On behalf of Toyota, INCA has developed a methodology to deposit a multi-layered mat of hemp and polymer fiber and consolidate the material on a twin steel belt press to produce thermoformable prepregs for the automotive industry. These prepregs will be stronger, improving side impact resistance, and lighter improving mileage. They can be easily recycled back into new products once vehicles have reached the end of their useful lifecycles.
Plastics are a multi-billion-dollar industry led by the world’s largest petrochemical companies. Thermoplastics such as PP, high density polyethylene (HDPE), and polyvinyl chloride (PVC) are used in packaging, furniture, flooring, roofing membranes, automobile interiors, medical devices, and countless other consumer products. Their relatively low cost, high moisture resistance, and ability to be heated and shaped using injection, compression or extrusion molding machines make plastics ubiquitous in the modern world. The top polymer producers include Dow Chemical, Lyondell Basell, Exxon Mobil, SABIC, INEOS, and BASF.
Most polymers are derived from petroleum or natural gas. Extraction and refinement of these raw materials generates millions of tons of carbon dioxide equivalents (CO2e). They often contain toxic chemicals that may bio-accumulate in humans and animals. As only 9 percent of plastic products are recycled, they cover the earth and pollute the oceans. Often thermoplastics are compounded with glass fibers to reinforce the polymer matrix and enhance structural properties. However, these materials increase the cost and weight of the resulting products. Glass fiber is extraordinarily energy-intensive to manufacture. It has high tensile strength, but low impact strength. Glass is also abrasive on processing equipment and difficult to recycle once products have reached the end of their useful life cycles.
Biobased polymers represent a small percentage of the millions of tons of plastics produced annually. However, the global bioplastics and biopolymers market is growing rapidly. Market drivers include industry and consumer demand for sustainable products, increasingly stringent regulatory mandates, and growing public concern regarding plastics pollution.
Europe has been the major hub for biobased innovation and currently produces 55 percent of all biopolymers, but capacity now is expanding rapidly in Asia and North America. Many of the companies leading the charge are agricultural bioscience companies, or petrochemical companies making the transition to plant-based chemistry.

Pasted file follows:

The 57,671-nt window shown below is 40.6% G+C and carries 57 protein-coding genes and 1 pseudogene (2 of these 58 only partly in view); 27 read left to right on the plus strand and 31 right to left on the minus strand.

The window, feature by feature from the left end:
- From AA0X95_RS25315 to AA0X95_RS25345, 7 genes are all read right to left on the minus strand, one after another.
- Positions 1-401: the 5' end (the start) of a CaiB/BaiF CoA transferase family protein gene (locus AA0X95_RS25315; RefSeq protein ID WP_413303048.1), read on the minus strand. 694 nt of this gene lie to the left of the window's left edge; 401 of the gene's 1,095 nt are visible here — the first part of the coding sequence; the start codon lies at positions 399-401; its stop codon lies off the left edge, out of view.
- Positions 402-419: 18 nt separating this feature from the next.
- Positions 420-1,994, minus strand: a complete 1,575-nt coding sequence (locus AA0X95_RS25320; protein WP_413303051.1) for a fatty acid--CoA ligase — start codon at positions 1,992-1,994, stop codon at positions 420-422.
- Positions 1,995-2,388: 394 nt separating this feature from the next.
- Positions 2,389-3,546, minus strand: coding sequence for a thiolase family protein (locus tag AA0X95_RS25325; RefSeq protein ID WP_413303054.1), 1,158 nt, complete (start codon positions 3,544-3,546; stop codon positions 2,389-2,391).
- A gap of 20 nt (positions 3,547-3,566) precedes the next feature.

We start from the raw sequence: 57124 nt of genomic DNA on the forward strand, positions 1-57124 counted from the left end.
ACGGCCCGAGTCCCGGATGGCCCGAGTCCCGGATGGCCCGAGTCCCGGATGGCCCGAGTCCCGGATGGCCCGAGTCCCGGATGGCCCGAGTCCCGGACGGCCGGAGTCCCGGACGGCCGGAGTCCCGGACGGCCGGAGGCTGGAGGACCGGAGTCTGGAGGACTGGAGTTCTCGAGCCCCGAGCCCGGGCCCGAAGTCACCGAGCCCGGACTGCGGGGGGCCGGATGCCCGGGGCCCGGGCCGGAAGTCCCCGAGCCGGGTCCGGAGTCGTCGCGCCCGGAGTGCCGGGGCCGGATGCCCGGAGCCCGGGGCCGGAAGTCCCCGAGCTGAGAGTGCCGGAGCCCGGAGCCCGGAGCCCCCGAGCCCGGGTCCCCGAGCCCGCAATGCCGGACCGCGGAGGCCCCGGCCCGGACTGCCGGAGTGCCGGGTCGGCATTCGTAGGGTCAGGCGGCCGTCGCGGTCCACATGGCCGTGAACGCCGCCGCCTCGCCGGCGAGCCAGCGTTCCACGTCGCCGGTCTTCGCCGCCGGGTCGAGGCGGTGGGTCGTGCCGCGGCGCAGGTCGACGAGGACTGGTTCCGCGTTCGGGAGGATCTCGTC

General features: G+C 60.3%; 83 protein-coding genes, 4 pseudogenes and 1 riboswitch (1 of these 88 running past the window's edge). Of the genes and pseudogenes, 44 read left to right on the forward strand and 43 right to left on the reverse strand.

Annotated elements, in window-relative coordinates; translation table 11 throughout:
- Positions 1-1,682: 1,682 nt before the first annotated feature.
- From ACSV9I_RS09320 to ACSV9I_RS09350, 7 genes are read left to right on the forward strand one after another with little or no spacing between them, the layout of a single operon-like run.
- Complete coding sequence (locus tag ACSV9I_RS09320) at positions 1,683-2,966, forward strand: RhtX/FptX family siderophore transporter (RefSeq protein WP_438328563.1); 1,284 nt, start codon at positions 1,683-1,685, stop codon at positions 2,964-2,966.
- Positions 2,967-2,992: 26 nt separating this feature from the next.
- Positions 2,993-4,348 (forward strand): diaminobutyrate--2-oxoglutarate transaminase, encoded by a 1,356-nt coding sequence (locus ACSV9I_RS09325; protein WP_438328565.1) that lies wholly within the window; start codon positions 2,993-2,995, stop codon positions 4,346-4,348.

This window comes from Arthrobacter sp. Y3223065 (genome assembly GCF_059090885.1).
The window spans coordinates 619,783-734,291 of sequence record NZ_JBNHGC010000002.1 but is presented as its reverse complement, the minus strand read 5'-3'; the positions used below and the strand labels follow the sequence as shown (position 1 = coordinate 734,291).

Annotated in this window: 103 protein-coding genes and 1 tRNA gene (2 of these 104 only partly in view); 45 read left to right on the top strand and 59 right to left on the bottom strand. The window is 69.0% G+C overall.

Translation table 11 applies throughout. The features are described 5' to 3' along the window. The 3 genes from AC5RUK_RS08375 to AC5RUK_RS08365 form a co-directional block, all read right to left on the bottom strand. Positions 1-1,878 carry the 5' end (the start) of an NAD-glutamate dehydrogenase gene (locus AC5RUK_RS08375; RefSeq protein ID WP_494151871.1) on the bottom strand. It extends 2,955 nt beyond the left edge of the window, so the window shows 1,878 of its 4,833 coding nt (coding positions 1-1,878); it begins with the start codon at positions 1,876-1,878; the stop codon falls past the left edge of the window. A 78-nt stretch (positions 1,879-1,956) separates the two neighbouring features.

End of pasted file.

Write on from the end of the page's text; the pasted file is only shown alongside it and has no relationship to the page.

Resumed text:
Bainbridge, Ga.-based Danimer Scientific produces PHAs using oils derived from plant seeds such as canola and soy. The Netherlands-based Total Corbion operates a 75,000 ton-per-year PLA production facility in Thailand and has plans to build a second PLA factory in France. Plymouth, Minn.-based Nature-Works LLC, owned by Cargill and PTT Global Chemical, has a refinery in Minnesota capable of producing 300 million pounds of PLA per year from corn feedstock. While these polymers show great promise, they tend to be significantly more expensive than incumbent petroleum-based polymers and lower in structural performance.
INCA has developed a novel manufacturing methodology to replace glass fiber with natural hemp fiber as a reinforcement in polymeric composites. In INCA’s process, hemp fiber is refined to precise geometries and then blended with various polymers and additives under relatively low heat and pressure. This preserves the structural properties of the natural fiber as well as the polymer. Product benefits of INCA Bio-Plastics include cost and weight reduction, improved stiffness and impact strength, and lower wear on processing equipment. Unlike glass fiber, refined hemp fiber is more amenable to multiple recycling episodes without significant loss in structural properties.
INCA will formulate materials to meet customer specifications. For example, one company may want to utilize recovered PP to lower product costs and increase recycled content, while a second customer may specify a biobased polymer such as PLA or PHA to create 100-percent biobased products. These formulations will be brought together in the form of com-pounded “masterbatch” pellets, that can be shipped directly to manufacturers for use in their injection or compression molding operations with little or no modifications to their existing lines. Final products will be stronger, lighter and less expensive.
The balsa tree, Ochroma pyramidale, is a large, fast-growing species native from southern Mexico to southern Brazil. Although classified as a hardwood, balsa is exceptionally soft and lightweight because the trunk of the tree has large cells that store water. When cut and dried these empty cells retain their structure, giving the resulting lumber exceptionally low density and high compressive strength. As a result of these properties, balsa is widely used as a core material in automotive, aerospace and marine applications.